Tsk mice (B6.Cg-Fbn1Tsk/J. stock #01463240,72 and C57BL/6J (stock # 00064) were purchased (The Jackson Laboratory) and bred in-house. Tsk homozygotes are embryonically lethal and we used Tsk heterozygotes mice for our study. Tsk mice and WT littermates as a control from the colony were used between 3 and 15 m of age. Both females and males were used in all experiments. All inter-strain comparisons involved age-matched mice. All experiments were in compliance with the ARVO Statement for Use of Animals in Ophthalmic and Vision Research and ARRIVE guidelines. Approval had been obtained from University of California, Los Angeles and California State University, Northridge Institutional Animal Care and Use Committees (IACUC) and all experiments were performed in accordance with relevant guidelines and regulations. The mice were raised and housed in air-filtered clear cages with a bedding of pine shavings, subject to a 12 h light/dark cycle, and fed ad libitum. Mice were anesthetized with a mixture of ketamine (85 mg/kg, Ketaject, Phoenix Pharmaceutical, Inc.), xylazine (8.5 mg/kg, AnaSed; Lloyd Laboratories) and acepromazine (2.125 mg/kg, Boehringer Ingelheim), injected intraperitoneally. Anesthesia was titrated to achieve a depth permitting ERG testing and aqueous humor collection. One drop of topical proparacaine hydrochloride ophthalmic solution (0.5%, Akorn Inc.) was applied to the cornea prior to experiments requiring ocular surface contact. Mice were rested on a warming platform or under a heating blanket to maintain body temperature during experiments.
Genotyping Tsk mice by standard PCR
Tail tips (~ 1 mm) of each new pup were collected after weaning and genotyping was performed using standard PCR methods as recommended (The Jackson Laboratory). Briefly, three primers were synthesized (Integrated DNA Technologies Inc): 5′GGC TCC TTC CTC CCA CTT AG 3′ (WT); 5′ATC CCT GGG ACC ATA ACA CA 3′ (Common); 5′GAG TCC GAG TGT CCC TCA AG 3′ (Mutant). PCR was performed in a Mastercycler (Eppendorf) using a protocol of 1 cycle of 94 °C for 2 min (min), 10 cycles of 94 °C for 20 s (s), 65 °C for 15 s, and 68 °C for 10 s, and 28 cycles of 94 °C for 15 s, 60 °C for 15 s, and 72 °C for 10 s. Tsk heterozygotes (173 and 278 base-pair (bp)) and WT littermates (278 bp) were identified following 2% agarose gel electrophoresis.
Central corneal thickness measurement
Relatively thin central corneas are an independent risk factor for POAG and associated with tonometric underestimation of true IOP44–46. Central corneal thickness (CCT) was measured in mice by ocular coherence tomography (OCT, Spectral Domain-OCT, Heidelberg engineering). Mice that were lightly sedated with intraperitoneal acepromazine (2 mg/kg; Boehringer Ingelheim) were positioned on an elevated platform and three scans were taken per eye and captured images were viewed in OCT software (Heidelberg Eye Explorer). CCT was determined by measuring the distance between the corneal epithelium and endothelium at the center of the cornea and on 4 more locations right next to center. Three independent investigators who were masked to mouse strain analyzed the images and conducted measurements in NIH ImageJ software99. Images were captured in Tsk and WT mice (aged 3–8 and 10–15 m; n = 5–13 mice per group).
IOP was measured by induction/impact rebound tonometry (TonoLab, ICare) 15 min after sedation with acepromazine intraperitoneally (2 mg/kg; Boehringer Ingelheim), as we have previously described100. Seven IOP readings were obtained in both eyes during the same morning session of each Tsk and WT mouse. The highest and lowest IOP values for each eye were discarded and remaining five IOP values were averaged100. IOP measurements were performed in mice aged 3–15 m (Tsk, n = 48; age 8.4 ± 3.6 m; WT, n = 77; age 8.2 ± 2.8 m).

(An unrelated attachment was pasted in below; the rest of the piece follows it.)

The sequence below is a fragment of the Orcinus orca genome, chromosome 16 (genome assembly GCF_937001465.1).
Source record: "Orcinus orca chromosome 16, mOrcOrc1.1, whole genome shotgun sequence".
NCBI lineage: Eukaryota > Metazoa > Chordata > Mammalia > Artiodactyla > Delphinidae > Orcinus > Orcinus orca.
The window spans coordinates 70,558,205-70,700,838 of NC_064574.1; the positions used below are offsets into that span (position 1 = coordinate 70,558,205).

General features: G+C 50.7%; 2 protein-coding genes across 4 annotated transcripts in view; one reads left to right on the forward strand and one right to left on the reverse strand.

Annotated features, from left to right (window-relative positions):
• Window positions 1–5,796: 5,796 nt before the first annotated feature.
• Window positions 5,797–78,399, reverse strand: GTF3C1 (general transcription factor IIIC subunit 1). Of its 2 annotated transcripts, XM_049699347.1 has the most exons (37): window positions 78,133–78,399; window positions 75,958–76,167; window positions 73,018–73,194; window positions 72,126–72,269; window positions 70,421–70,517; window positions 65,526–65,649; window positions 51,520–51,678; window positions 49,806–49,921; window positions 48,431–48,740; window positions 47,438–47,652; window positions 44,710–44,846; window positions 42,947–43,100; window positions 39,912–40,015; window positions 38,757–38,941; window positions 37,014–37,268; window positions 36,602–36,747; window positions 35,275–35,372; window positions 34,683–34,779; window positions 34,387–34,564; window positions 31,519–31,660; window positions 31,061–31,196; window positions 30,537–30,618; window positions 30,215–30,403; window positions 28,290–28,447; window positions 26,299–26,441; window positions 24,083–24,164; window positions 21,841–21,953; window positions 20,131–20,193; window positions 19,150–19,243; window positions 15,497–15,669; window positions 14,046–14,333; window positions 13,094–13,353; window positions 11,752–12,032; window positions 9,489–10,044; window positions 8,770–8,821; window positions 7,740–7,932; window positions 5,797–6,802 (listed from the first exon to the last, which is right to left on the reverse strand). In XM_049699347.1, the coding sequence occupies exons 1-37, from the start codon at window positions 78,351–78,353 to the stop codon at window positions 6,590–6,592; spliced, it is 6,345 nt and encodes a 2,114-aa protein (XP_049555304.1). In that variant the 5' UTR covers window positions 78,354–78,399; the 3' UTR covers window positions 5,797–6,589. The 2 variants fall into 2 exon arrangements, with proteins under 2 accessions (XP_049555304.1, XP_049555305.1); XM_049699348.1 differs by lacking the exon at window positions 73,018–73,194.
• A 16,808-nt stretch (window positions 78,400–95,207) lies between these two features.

Validating tonometry measurement of IOP
Validation studies were performed in age-matched Tsk (n = 7) and WT (n = 11) mice aged 5–7 months to determine how closely IOP measurement by rebound tonometry approximated true pressure in the eye in each strain and if there were strain-specific differences to account for in subsequent analyses comparing IOP between Tsk and WT strains. This was important given the substantial and significant inter-strain central corneal thickness difference documented here and elsewhere72.
To validate rebound tonometry, mice were anesthetized and a 34-gauge needle was inserted just posterior to the corneoscleral limbus into the vitreous cavity of the eye (Fig. 3a). We avoided needle cannulation through the cornea to avoid biasing rebound tonometry readings. The needle was attached to a three-way connector connected to a suspended fluid reservoir at a height chosen to generate a pre-determined level of hydrostatic pressure. Reservoir height was serially varied in steps between 9.5 and 47.6 cm to change hydrostatically-determined pressure inside the eye (‘column pressure’) in a corresponding range of 7–35 mmHg. Hydrostatically-determined pressure in the eye was independently confirmed and tracked with a pressure transducer (P75; Hugo Sachs, March–Hugstetten, Germany). The pressure transducer was also connected via a second three-way connector with perfusion apparatus for constant-pressure perfusion that we have previously described101,102. Same-session constant pressure perfusion followed by rebound tonometry was performed to double check IOP validation based on hydrostatic pressure. One observer monitored hydrostatic pressure, constant pressure perfusion and transduced pressure in the eye while a separate independent observer measured IOP by rebound tonometry in the same mouse eye, as we and others have previously described100,103.